In a recent decision, the Bankruptcy Court for the District of Delaware allowed the collateral agent for senior lenders to credit bid for the debtors’ assets even though all of the senior lenders had not authorized the bid. One of the senior lenders had objected to the group’s acquisition of the debtors’ assets by the credit bid. In re GWLS Holdings, Inc., 2009 WL 453110 (Bankr. D. Del. Feb. 23, 2009) (Walsh, J.). Relying exclusively on the underlying loan documents, the bankruptcy court held that collateral agent “had the authority to enter the credit bid in accordance with § 363(k) of the Bankruptcy Code on behalf of all the First Lien Lenders as contemplated by the clear and unambiguous language of . . . the Collateral Agreement.” Id. at *6.

Credit Bidding Generally

The Bankruptcy Code (the “Code”) generally grants secured creditors the right to credit bid at a sale of the debtor’s assets. A “credit bid” allows a secured creditor to offset the purchase price by the amount of its allowed secured claim.1 Although the concept is simple, credit bidding can become complicated in practice when there are many secured lenders in a single facility, but not all lenders consent to the credit bid purchase. Few courts have addressed the issue.  


In GWLS, the debtors’ capital structure included a $337 million credit facility secured by a first lien on substantially all of the debtors’ assets. The debtors granted the lien to a collateral agent (the “Collateral Agent”) under an agreement for the benefit of the first lien lenders (collectively, the “Lenders”). Id. at *1. The debtors sought approval of a credit bid sale of their assets under Code § 363 to the Lenders. One of the first lien Lenders opposed the credit bid sale (the “Objecting Lender”).2 Id. at *1. The Objecting Lender argued that the sale could not be approved over its objection because the loan agreement required the unanimous consent of all Lenders to proceed with a sale by credit bid. Id. at 2. The Objecting Lender relied on the waiver and amendment provision in the loan agreement, which provided that, “no . . . waiver and no . . . amendment, supplement or modification [of the terms of any of the credit documents] shall . . . release all or substantially all of the Collateral or alter the relative priorities of the secured obligations entitled to the Liens of the Security Documents, in each case without the written consent of all Lenders . . . .” Id. (emphasis in original). The Objecting Lender argued that credit bidding was an amendment or waiver, for it effectively released the lien on the collateral.

The Collateral Agent and the Debtors countered that another section of the loan agreement controlled, allowing for a non-unanimous credit bid. The loan agreement empowered the Collateral Agent to “take such actions on its behalf and to exercise such powers as are delegated to the Collateral Agent by the terms hereof and thereof, together with such actions and powers as are reasonably incidental thereto.” Id. at *3. One of the powers delegated to the Collateral Agent in the collateral agreement was the power to dispose of the collateral. That agreement provided that in an event of default, including the filing of a bankruptcy petition, the “Collateral Agent, on behalf of other Secured Parties, may exercise all rights and remedies of a secured party under the New York UCC or other applicable law. Without limiting the generality of the foregoing, the Collateral Agent. . . may sell, lease, license, sublicense, assign, give option or options to purchase, or otherwise dispose of and deliver the Collateral or any part thereof.” Id. The Collateral Agent thus could dispose of and deliver the collateral by any means, including a credit bid. Id.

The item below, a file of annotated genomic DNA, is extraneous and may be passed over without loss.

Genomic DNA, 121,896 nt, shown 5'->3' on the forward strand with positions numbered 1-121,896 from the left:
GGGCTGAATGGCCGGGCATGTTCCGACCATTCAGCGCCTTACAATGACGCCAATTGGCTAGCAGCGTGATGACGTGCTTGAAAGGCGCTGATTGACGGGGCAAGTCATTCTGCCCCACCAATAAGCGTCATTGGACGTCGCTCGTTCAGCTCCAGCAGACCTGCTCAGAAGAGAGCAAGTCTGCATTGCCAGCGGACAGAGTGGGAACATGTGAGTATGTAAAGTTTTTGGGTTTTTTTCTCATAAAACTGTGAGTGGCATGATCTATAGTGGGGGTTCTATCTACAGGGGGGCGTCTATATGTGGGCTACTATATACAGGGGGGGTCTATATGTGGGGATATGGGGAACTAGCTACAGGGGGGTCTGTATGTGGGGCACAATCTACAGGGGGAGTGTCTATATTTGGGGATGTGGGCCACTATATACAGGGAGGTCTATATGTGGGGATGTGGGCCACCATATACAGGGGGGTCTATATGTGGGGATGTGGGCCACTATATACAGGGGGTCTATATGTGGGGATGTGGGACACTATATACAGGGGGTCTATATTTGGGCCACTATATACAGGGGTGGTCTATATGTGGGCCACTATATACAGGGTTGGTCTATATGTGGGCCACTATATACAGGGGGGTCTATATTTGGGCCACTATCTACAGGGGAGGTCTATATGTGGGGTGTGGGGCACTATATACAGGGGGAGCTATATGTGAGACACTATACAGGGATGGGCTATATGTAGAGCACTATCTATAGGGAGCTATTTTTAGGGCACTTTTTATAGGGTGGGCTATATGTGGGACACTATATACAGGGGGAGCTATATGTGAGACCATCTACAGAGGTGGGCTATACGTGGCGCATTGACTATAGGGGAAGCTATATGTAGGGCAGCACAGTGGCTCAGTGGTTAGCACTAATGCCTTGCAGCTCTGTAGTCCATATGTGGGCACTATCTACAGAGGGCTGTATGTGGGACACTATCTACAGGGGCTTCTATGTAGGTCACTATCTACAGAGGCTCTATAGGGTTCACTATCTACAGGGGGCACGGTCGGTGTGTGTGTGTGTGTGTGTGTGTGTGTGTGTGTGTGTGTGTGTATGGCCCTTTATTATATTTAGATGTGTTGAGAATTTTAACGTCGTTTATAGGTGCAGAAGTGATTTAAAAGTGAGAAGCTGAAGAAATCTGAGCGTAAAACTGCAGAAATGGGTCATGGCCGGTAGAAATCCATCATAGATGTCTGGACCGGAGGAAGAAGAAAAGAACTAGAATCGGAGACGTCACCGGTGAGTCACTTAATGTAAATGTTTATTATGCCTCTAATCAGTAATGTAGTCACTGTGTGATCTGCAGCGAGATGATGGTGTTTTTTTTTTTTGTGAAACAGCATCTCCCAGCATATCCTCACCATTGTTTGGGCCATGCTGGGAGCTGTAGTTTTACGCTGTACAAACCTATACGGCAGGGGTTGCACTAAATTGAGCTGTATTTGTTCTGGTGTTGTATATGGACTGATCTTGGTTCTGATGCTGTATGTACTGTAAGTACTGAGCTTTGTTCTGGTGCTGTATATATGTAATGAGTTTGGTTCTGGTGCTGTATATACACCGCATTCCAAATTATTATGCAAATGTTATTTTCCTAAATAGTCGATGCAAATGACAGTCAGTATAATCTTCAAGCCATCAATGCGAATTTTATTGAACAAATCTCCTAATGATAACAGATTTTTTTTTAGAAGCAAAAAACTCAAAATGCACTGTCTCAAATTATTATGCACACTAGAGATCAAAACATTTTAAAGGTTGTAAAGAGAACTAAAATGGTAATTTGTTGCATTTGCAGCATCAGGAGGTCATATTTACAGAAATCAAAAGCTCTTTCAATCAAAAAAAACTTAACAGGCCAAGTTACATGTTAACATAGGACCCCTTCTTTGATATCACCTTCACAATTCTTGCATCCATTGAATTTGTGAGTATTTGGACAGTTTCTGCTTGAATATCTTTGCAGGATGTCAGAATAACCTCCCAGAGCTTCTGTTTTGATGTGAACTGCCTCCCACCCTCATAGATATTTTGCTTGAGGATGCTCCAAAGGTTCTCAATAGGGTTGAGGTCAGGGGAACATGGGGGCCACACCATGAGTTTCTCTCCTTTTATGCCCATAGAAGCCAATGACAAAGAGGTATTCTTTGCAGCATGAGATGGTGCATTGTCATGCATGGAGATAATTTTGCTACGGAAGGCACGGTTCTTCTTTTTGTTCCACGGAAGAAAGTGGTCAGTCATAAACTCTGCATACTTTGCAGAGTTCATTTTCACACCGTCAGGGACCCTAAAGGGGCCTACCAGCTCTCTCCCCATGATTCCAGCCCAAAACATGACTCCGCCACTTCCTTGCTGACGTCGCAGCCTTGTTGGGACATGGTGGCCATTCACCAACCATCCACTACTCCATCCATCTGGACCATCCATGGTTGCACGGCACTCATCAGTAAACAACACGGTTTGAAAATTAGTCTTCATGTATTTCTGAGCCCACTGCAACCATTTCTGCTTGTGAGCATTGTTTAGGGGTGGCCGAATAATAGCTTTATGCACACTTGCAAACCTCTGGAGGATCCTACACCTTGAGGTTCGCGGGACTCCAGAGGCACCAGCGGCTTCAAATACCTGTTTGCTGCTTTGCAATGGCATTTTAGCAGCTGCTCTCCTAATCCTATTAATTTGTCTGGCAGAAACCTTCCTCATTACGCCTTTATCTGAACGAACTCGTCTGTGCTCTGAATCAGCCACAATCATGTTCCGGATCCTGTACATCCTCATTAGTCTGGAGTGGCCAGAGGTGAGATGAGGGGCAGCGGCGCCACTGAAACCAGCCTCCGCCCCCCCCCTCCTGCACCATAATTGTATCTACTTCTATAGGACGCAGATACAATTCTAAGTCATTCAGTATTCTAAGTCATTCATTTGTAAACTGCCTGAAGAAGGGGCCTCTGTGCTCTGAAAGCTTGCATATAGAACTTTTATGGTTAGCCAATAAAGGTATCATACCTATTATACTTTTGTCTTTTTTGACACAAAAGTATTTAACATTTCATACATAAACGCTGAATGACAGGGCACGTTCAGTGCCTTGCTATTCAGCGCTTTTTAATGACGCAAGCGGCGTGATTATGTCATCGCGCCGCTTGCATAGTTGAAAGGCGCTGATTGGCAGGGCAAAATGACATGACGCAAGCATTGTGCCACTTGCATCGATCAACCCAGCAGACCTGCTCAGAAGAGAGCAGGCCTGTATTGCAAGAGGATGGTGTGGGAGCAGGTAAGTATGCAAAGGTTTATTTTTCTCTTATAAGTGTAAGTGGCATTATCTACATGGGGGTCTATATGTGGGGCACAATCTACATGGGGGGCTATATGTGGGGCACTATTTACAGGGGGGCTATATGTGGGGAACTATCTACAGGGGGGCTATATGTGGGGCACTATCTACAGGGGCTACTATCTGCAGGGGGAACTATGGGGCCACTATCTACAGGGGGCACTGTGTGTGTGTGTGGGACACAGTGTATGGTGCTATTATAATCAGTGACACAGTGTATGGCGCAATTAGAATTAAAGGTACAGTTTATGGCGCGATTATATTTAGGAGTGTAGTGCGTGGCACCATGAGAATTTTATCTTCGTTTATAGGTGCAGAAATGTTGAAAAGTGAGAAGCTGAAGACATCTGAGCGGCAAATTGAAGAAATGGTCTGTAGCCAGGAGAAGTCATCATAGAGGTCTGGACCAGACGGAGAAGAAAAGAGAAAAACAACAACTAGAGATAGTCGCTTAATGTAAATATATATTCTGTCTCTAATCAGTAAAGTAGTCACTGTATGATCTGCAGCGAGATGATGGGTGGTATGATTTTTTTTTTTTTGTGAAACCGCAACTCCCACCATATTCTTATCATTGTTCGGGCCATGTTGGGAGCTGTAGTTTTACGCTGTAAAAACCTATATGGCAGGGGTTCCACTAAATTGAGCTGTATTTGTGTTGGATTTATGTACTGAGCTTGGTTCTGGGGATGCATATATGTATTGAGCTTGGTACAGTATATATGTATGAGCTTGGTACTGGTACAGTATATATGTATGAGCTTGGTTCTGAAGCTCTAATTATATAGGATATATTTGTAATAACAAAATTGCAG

Court Ruling

According to the court, the parties had agreed “that the sole issue was the contract interpretation issue of whether the applicable agreements required unanimous written consent of the First Lien Lenders in order for the credit bid to proceed.” Id. at *3. Interpreting New York law, the court explained, “a contract must be interpreted and enforced according to the plain meaning of its unambiguous terms . . . .” Id. at *4.  

The court then held that the section empowering the Collateral Agent to sell or otherwise dispose of the collateral “allows the Collateral Agent to enter into the proposed credit bid on behalf of the First Lien Lenders.” Id. at *5. Rejecting the Objecting Lender’s argument, the bankruptcy court found that this contractual language “clear[ly] and unambiguous[ly] contemplated that the Collateral Agent could credit bid without unanimous consent of the . . . Lenders.” Id. at 6. “Accordingly, the Collateral Agent may credit bid [the Objecting Lender’s] claim and Debtors’ assets may be sold free and clear of the . . . lien.” Id.  

The Objecting Lender has appealed the decision.  


  1. This case was decided solely on the bankruptcy court’s interpretation of the contractual provisions. Although this court held that the contract terms were clear, another court presented with the same facts could disagree.
  2. Regarding credit bidding or what percentage of lenders have the right to direct a collateral agent to credit bid on their behalf, absent a clear contractual provision, secured lenders attempting to credit bid over an objection of a lender in the same facility are likely to face similar litigation. Lenders should follow the GWLS case on appeal.